Washington voters have rejected a measure that creates a publicly funded voucher system for political contributions. Initiative 1464’s voucher system would have given voters three $50 “democracy credits” that they could use in state races every two years. To pay for the statewide system, the measure would have repealed the non-resident sales tax exemption for residents of sales-tax-free states like Oregon and Montana who shop in Washington. To be eligible to redeem the vouchers, participating political candidates would have to have pledged to limit self-financing, as well as the size of donations they accept. About 53 percent of voters rejected the measure. Seattle voters passed a similar citywide measure last year. Voters there agreed to raise taxes by $3 million a year in order to get four $25 vouchers they can sign over to candidates, starting with the 2017 council and city attorney elections.
I-1464 also would have imposed tougher donor disclosure requirements on political ads and limit the amount of money government contractors and lobbyists can contribute to candidates. Additionally, it would impose a three-year waiting period before former elected officials and senior staff can lobby their previous employers and colleagues.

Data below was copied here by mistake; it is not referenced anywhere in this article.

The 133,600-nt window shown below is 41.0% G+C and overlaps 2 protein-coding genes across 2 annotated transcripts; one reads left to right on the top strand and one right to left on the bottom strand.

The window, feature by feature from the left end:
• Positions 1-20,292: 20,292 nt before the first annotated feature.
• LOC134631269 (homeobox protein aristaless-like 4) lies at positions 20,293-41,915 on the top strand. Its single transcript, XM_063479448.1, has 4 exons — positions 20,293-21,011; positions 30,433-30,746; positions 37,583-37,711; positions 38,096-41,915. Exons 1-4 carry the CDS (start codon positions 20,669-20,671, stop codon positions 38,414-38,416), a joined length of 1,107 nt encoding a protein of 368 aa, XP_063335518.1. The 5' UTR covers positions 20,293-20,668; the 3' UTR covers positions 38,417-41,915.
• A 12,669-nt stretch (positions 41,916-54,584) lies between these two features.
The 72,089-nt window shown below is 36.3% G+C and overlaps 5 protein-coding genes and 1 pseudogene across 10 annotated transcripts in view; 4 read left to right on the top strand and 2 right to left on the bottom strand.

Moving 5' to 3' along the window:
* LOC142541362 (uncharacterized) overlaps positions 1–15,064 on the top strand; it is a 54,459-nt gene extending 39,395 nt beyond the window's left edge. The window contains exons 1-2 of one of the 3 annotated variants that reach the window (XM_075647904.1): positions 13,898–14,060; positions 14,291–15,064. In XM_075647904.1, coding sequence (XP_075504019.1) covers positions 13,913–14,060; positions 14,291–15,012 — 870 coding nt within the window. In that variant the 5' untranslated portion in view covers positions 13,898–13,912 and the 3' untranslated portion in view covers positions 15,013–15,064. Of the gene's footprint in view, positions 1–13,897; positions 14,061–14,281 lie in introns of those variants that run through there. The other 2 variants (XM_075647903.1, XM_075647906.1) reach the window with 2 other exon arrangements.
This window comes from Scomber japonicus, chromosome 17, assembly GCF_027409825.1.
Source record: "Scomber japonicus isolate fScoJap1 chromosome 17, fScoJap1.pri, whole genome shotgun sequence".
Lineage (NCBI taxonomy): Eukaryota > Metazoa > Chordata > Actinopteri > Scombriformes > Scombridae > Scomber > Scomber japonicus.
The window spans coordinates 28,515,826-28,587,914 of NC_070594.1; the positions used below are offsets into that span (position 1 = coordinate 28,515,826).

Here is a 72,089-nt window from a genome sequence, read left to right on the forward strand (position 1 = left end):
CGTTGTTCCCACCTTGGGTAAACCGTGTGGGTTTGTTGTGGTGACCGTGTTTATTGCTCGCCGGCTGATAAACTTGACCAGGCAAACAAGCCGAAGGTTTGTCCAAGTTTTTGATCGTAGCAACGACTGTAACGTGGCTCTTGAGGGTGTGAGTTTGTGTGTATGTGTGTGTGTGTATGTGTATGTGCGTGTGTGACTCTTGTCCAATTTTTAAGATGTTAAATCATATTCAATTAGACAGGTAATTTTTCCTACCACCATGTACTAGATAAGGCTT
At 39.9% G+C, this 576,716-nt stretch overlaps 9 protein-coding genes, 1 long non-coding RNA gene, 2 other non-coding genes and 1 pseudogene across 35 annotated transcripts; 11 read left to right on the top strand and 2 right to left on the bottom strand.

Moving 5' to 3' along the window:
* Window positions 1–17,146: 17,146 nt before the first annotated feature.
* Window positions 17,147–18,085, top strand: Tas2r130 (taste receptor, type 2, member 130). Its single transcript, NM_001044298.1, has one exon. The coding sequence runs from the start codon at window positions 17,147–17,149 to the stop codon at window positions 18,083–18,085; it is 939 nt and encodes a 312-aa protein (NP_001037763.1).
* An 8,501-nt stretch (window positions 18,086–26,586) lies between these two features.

Among the many changes I-1464 sought was to impose stricter penalties and update fines that were set with the state’s underlying public records laws, but were not indexed to inflation and have never been increased. I-1464 would have increased the maximum fine for violations from $10,000 to $50,000, and would have updated the underlying law to index the fines for inflation in the future.
Opponents to the measure had argued that the measure would divert taxpayer dollars from services to politics.